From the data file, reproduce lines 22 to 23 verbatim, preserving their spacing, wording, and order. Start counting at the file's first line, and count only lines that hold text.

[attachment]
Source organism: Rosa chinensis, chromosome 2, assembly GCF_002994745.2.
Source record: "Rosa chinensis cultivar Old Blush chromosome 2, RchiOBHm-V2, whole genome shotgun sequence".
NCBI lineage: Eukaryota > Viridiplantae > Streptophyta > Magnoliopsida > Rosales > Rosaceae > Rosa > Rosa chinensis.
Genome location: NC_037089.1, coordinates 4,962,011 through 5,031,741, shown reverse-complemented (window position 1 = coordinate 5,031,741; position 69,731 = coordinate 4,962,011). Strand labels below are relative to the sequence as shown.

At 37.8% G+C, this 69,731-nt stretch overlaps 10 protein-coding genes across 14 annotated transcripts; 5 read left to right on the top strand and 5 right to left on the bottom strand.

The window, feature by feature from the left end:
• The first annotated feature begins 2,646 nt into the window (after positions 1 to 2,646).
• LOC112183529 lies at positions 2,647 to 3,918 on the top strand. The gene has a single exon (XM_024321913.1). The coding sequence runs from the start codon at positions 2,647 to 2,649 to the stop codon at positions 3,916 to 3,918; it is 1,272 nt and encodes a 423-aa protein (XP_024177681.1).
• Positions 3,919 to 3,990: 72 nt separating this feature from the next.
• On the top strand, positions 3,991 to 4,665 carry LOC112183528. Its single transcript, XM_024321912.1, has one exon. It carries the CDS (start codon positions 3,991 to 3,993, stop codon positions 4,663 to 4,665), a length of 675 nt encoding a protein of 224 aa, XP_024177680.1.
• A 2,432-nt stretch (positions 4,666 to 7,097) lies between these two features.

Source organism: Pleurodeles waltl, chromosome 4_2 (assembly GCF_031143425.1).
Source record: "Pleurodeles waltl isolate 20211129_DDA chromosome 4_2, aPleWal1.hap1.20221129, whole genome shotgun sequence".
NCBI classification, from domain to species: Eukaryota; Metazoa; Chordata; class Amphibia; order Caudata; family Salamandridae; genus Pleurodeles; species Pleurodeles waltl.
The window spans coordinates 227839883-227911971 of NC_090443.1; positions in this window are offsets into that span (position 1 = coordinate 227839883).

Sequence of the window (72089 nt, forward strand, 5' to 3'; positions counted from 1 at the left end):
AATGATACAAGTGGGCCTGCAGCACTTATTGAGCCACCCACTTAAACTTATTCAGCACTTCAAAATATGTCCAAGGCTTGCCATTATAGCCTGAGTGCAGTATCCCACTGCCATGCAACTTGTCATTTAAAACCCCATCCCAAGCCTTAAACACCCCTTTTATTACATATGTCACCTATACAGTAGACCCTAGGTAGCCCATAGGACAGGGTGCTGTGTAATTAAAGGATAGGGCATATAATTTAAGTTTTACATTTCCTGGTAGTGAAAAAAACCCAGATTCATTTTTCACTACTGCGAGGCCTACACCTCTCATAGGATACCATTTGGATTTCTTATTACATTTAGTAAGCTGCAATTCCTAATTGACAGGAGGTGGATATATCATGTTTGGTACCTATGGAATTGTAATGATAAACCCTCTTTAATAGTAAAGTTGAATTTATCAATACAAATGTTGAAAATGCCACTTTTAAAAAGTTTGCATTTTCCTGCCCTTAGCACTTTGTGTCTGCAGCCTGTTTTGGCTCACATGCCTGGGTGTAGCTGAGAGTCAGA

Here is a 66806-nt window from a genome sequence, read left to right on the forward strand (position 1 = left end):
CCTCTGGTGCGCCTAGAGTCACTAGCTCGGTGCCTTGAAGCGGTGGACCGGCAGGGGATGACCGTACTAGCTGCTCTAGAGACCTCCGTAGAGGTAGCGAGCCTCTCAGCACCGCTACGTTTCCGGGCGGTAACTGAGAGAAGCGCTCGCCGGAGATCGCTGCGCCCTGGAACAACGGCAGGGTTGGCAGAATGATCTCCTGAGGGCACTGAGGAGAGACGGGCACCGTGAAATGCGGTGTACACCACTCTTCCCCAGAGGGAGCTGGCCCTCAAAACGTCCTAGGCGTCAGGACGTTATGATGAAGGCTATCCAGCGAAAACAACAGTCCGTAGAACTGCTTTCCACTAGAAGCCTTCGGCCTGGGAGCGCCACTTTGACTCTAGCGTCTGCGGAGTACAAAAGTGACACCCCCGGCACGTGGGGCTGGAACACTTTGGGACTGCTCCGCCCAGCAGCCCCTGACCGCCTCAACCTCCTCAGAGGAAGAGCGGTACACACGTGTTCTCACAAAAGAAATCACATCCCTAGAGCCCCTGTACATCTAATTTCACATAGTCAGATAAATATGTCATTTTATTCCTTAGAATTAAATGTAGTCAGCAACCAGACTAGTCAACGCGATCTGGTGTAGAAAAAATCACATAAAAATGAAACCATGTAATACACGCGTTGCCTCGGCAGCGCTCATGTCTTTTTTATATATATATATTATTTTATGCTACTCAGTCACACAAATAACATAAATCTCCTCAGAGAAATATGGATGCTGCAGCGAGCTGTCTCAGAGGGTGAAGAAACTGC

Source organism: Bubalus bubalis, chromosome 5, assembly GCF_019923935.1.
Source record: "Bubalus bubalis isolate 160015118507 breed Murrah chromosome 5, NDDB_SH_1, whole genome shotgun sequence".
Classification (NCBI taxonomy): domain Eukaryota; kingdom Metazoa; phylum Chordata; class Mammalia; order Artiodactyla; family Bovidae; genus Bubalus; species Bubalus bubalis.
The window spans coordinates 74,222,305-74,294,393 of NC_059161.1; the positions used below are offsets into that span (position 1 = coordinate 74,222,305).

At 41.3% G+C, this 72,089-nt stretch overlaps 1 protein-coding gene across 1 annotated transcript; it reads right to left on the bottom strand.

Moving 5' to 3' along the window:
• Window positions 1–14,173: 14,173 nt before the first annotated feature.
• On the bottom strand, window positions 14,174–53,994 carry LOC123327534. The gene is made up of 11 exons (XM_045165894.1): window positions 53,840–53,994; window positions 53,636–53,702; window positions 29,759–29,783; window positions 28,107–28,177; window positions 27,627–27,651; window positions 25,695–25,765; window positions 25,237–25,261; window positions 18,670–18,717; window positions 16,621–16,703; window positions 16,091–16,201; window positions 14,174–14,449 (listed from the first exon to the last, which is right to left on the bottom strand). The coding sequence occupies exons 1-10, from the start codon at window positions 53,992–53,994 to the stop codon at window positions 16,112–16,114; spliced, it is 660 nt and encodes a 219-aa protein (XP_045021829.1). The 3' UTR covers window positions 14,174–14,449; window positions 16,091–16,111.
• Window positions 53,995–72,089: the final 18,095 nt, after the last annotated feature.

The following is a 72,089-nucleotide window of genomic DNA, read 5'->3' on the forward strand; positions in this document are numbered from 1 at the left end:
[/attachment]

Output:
Classification (NCBI taxonomy): domain Eukaryota; kingdom Metazoa; phylum Chordata; class Mammalia; order Artiodactyla; family Bovidae; genus Bubalus; species Bubalus bubalis.
The window spans coordinates 74,222,305-74,294,393 of NC_059161.1; the positions used below are offsets into that span (position 1 = coordinate 74,222,305).